2017: Basement full of ancient PC stuff, starting to go through it. 2021: Still starting, heh, many setbacks. So what's this BitWrangler guy's deal ??? >>> Taming the pile, specs to target?

Reply 9 of 13, by cyclone3d

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I had a 2x speed 3.5" floppy drive that had one of the heads come off the mount. Wasn't worth my time to try to fix so I tossed and bought a new one.

5.25" floppy is a different story though.

Good job on the repair!

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Reply 10 of 13, by keenmaster486

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Arkanix wrote on 2021-07-22, 07:01:

The original MASM 5.1 Editor disk was the issue, but it wasn't a virus. The surface of the disk had failed and was depositing itself on the drive head. This caused excess friction which caused one side of the head to snap off its mount.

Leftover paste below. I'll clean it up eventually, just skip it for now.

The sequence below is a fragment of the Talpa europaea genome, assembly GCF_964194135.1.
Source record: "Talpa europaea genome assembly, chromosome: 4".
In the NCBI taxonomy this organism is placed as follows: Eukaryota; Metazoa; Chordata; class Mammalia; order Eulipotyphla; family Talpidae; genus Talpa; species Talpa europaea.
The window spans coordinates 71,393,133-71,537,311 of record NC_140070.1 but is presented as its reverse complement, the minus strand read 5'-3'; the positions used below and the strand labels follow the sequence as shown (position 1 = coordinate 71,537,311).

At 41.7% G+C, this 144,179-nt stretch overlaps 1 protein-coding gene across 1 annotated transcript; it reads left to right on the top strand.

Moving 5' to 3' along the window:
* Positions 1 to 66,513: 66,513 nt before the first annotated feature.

Hmm. I wonder if this will become a more common issue as our old disks age further.

The original IBM PC is 40 years old this year. I have some disks from that year. They still work fine -- for now! I wonder how long they can theoretically last.

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Reply 11 of 13, by darry

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keenmaster486 wrote on 2021-07-22, 15:17:
Arkanix wrote on 2021-07-22, 07:01:

The original MASM 5.1 Editor disk was the issue, but it wasn't a virus. The surface of the disk had failed and was depositing itself on the drive head. This caused excess friction which caused one side of the head to snap off its mount.

Hmm. I wonder if this will become a more common issue as our old disks age further.

The original IBM PC is 40 years old this year. I have some disks from that year. They still work fine -- for now! I wonder how long they can theoretically last.

The US air force only recently stopped using 8-inch floppies . https://www.popularmechanics.com/military/a29 … e-floppy-disks/ These were possibly close to a decade older than the oldest IBM PC disks ( until when here 8-inch floppies manufactured ? ) but lower density .

Reply 12 of 13, by maxtherabbit

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darry wrote on 2021-07-22, 16:51:
keenmaster486 wrote on 2021-07-22, 15:17:
Arkanix wrote on 2021-07-22, 07:01: